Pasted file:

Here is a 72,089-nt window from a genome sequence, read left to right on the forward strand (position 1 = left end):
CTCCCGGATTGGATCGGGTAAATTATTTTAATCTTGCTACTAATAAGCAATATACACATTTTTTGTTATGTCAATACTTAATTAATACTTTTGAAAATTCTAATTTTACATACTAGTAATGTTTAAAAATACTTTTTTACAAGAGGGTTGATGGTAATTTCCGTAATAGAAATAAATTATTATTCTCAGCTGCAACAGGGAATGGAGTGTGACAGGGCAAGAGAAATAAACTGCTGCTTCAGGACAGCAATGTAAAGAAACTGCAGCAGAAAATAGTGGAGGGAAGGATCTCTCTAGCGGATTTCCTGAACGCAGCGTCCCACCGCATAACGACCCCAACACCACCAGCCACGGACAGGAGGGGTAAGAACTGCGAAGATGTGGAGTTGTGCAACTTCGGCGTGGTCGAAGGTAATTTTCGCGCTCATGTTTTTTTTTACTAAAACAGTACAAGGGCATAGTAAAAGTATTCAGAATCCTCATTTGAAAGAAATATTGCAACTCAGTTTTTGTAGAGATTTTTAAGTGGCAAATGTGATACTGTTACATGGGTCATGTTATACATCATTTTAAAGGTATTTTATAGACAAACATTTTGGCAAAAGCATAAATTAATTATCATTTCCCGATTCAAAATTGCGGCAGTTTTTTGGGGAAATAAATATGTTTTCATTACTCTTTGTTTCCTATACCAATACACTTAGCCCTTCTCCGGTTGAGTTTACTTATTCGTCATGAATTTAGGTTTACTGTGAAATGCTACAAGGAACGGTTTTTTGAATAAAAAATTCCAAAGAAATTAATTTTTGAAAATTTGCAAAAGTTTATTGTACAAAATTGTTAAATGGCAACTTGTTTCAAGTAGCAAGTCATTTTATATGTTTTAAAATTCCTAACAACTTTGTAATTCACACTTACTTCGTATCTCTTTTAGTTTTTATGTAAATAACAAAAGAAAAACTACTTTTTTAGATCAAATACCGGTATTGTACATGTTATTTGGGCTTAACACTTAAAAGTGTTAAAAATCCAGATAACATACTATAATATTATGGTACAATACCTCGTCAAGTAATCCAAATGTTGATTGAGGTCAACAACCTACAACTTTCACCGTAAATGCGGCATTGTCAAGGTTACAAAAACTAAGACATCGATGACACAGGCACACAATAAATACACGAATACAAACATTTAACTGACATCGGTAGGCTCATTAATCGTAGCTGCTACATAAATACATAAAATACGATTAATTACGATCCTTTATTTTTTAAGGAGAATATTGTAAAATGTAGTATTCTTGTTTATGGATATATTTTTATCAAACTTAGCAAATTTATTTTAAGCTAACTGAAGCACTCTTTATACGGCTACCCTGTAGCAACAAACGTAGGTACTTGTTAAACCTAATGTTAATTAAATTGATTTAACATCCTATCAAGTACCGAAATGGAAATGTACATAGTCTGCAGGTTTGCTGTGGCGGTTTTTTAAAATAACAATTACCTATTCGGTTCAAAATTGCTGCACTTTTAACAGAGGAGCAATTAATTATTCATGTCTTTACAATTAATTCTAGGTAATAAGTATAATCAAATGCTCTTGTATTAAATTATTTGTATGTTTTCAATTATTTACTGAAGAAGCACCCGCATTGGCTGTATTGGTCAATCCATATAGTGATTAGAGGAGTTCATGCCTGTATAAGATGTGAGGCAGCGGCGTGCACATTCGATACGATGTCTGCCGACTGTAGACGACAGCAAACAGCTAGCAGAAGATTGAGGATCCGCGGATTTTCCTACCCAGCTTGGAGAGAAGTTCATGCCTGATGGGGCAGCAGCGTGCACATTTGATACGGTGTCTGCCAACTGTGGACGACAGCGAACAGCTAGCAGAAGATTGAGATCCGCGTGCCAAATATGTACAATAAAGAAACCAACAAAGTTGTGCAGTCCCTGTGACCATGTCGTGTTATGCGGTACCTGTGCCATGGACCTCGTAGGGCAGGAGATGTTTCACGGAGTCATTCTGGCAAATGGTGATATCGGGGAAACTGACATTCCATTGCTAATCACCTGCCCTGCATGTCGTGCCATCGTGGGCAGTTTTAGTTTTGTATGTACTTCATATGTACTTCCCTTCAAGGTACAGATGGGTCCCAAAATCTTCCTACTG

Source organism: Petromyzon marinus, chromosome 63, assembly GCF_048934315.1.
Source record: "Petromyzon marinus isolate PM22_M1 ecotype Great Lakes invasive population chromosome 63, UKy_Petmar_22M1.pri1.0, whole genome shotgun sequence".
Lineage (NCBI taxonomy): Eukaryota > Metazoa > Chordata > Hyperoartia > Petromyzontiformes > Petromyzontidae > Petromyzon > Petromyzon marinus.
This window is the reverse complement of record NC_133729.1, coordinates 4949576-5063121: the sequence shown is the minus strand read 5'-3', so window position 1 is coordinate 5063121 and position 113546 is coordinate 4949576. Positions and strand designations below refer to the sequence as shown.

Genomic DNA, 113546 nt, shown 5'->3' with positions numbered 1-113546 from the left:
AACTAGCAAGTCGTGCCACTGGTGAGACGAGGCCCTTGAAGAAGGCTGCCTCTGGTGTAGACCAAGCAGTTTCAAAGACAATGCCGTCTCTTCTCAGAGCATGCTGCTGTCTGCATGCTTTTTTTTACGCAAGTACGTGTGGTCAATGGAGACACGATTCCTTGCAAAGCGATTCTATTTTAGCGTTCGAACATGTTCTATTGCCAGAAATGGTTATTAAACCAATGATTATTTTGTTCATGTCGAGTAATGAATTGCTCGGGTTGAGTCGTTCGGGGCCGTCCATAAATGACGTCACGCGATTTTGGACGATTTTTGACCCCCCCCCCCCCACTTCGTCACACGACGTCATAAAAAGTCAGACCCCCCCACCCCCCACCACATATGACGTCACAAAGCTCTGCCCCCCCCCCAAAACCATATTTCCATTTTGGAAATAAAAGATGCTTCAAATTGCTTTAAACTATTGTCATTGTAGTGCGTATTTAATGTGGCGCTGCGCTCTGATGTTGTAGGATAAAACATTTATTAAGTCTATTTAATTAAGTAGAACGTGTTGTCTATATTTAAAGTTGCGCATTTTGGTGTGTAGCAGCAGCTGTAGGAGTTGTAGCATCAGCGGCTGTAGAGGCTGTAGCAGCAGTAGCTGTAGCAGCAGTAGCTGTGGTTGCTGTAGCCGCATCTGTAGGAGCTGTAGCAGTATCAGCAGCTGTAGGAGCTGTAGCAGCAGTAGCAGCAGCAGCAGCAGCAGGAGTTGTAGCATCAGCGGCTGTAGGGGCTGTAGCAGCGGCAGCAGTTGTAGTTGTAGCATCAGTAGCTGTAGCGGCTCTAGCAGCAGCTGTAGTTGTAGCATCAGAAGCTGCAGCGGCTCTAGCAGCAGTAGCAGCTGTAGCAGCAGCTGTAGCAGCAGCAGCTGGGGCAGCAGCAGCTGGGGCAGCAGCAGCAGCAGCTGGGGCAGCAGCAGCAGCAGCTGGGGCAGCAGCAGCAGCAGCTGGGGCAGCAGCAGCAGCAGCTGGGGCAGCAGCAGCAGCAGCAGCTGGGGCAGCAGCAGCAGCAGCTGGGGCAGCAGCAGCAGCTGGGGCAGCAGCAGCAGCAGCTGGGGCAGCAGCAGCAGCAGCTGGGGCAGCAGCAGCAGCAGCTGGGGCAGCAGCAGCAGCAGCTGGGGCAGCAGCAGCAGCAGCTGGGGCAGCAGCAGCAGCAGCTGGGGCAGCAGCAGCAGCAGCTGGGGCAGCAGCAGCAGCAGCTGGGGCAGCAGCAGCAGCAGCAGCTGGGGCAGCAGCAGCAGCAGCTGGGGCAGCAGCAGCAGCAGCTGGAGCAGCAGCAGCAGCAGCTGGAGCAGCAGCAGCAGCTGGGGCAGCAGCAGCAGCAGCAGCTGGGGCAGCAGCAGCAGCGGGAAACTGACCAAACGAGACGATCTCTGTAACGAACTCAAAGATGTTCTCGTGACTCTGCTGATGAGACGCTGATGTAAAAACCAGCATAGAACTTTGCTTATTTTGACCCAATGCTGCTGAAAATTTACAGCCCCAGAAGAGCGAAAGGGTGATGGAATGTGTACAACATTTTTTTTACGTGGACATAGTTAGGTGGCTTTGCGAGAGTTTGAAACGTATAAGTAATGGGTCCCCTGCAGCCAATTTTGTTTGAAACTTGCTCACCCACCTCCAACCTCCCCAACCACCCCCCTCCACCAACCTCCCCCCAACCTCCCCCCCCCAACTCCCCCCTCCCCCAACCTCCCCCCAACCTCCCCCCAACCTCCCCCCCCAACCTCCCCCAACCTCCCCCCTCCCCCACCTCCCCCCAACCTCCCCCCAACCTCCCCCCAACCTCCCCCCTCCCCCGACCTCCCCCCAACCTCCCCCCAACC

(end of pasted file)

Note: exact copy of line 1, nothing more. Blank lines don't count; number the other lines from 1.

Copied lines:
Here is a 72,089-nt window from a genome sequence, read left to right on the forward strand (position 1 = left end):